In Pakistan, we lived in Hazara town, a town made up of almost 300,000 Hazaras who have had to leave Afghanistan due to their long history of being persecuted. My family arrived there when I was 5.
Unfortunately, many people in Pakistan also don’t like Hazaras. We lived near a river where if you got too close to it, you could get shot by the Pashtuns on the other side. As a kid, we played cricket near the banks of that river. It was a bit risky, but we didn’t even think about it – we just took our chances.
When I was 10, my uncle sponsored our family to join him in Australia. Coming here really felt like we were arriving on an alien planet. It was nothing like I had imagined. Different people, different language, different systems, the buildings, the roads, the cars, the whole atmosphere. I was used to dirt roads and dirt houses, and donkeys and rickshaws, and seeing the sewage going straight into the street!
Another thing that was very strange to me was multiculturalism. The idea of tolerating each other’s beliefs and cultures and existing together peacefully really seemed like something you couldn’t achieve in this world – it seemed utopian to me.
The first 6 months were really hard for me because I went straight into grade 4 without taking any special English lessons, so I didn’t really understand anything. A few kids did help me out, but there were also bullies who used to tease me for not being able to speak English. Still, it didn’t bother me compared to Pakistan, where I used to get beat up a lot, because all the ages were mixed up in one class and I was usually the youngest. When I was in year 2, most of my classmates were grown men with beards!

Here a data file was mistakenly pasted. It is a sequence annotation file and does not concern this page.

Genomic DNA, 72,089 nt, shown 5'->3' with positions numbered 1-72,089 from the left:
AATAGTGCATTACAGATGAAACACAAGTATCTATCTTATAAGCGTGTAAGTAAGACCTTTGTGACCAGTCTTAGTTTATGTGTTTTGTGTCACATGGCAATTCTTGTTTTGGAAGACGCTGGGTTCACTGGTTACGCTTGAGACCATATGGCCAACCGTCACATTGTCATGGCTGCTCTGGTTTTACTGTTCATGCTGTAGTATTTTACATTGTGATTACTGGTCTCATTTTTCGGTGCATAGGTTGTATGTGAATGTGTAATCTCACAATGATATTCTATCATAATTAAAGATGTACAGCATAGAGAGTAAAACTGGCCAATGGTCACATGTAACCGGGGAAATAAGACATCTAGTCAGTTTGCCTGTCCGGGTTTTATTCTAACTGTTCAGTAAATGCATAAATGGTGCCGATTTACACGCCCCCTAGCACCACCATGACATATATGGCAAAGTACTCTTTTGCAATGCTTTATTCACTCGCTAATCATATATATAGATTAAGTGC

Unfortunately, it’s been difficult for my parents because they lived through the entire war period. They’ve struggled with learning English and that has affected their ability to work. My dad got a job in Queensland for a while, but then 3 years ago my mum had a serious back injury, and so he had to come back to Melbourne to take care of everything. They get a pension but it’s not really enough, so my elder siblings and I started working part time to provide most of the basics, like groceries. When I was in year 9, I was working around 40 hours a week on top of my studies – I didn’t get much sleep, but I got used to it. Now I’m in year 11, I’ve cut back to 20 hours a week.
As a child, I never thought much about my future. But in Australia, I’ve had access to information and resources, and have learned about the wrongs being committed in the world, which has inspired me to do something that will help people, hopefully on a large political scale.
For now, though, my main objective is to help out my parents – they’ve been through a lot, they’ve experienced oppression at a very extreme level all of their lives, and now we’re here, they deserve to live the rest of their lives comfortably.
In response to numerous requests for a way to help Shadab financially, I have just set up a basic crowdfunding page – so if you would like to contribute – head over to: https://www.youcaring.com/shadab-safa-537375